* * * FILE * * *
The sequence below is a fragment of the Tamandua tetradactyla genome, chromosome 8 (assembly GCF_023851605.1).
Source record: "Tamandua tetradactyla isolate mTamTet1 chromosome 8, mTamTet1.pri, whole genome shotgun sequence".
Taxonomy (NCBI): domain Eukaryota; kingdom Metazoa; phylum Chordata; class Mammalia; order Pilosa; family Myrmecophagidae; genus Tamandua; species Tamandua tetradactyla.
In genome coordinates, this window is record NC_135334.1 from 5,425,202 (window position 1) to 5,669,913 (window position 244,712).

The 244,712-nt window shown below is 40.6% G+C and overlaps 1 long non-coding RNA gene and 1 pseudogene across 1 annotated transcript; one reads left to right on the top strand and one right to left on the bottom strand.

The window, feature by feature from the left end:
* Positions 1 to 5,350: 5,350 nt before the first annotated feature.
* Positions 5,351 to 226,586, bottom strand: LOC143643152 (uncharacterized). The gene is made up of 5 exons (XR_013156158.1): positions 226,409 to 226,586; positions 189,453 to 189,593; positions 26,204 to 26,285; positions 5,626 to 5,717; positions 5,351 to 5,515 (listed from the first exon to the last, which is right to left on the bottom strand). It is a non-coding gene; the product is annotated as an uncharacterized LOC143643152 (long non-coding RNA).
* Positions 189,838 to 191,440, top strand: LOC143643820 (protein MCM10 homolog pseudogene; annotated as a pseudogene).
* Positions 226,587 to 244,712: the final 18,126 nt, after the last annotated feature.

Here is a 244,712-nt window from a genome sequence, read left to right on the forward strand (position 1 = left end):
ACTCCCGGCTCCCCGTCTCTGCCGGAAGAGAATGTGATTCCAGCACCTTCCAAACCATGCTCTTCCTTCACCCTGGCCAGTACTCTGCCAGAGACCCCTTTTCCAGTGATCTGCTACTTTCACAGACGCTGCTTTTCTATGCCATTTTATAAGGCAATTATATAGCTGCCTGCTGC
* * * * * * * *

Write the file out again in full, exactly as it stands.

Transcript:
The sequence below is a fragment of the Tamandua tetradactyla genome, chromosome 8 (assembly GCF_023851605.1).
Source record: "Tamandua tetradactyla isolate mTamTet1 chromosome 8, mTamTet1.pri, whole genome shotgun sequence".
Taxonomy (NCBI): domain Eukaryota; kingdom Metazoa; phylum Chordata; class Mammalia; order Pilosa; family Myrmecophagidae; genus Tamandua; species Tamandua tetradactyla.
In genome coordinates, this window is record NC_135334.1 from 5,425,202 (window position 1) to 5,669,913 (window position 244,712).

The 244,712-nt window shown below is 40.6% G+C and overlaps 1 long non-coding RNA gene and 1 pseudogene across 1 annotated transcript; one reads left to right on the top strand and one right to left on the bottom strand.

The window, feature by feature from the left end:
* Positions 1 to 5,350: 5,350 nt before the first annotated feature.
* Positions 5,351 to 226,586, bottom strand: LOC143643152 (uncharacterized). The gene is made up of 5 exons (XR_013156158.1): positions 226,409 to 226,586; positions 189,453 to 189,593; positions 26,204 to 26,285; positions 5,626 to 5,717; positions 5,351 to 5,515 (listed from the first exon to the last, which is right to left on the bottom strand). It is a non-coding gene; the product is annotated as an uncharacterized LOC143643152 (long non-coding RNA).
* Positions 189,838 to 191,440, top strand: LOC143643820 (protein MCM10 homolog pseudogene; annotated as a pseudogene).
* Positions 226,587 to 244,712: the final 18,126 nt, after the last annotated feature.

Here is a 244,712-nt window from a genome sequence, read left to right on the forward strand (position 1 = left end):
ACTCCCGGCTCCCCGTCTCTGCCGGAAGAGAATGTGATTCCAGCACCTTCCAAACCATGCTCTTCCTTCACCCTGGCCAGTACTCTGCCAGAGACCCCTTTTCCAGTGATCTGCTACTTTCACAGACGCTGCTTTTCTATGCCATTTTATAAGGCAATTATATAGCTGCCTGCTGC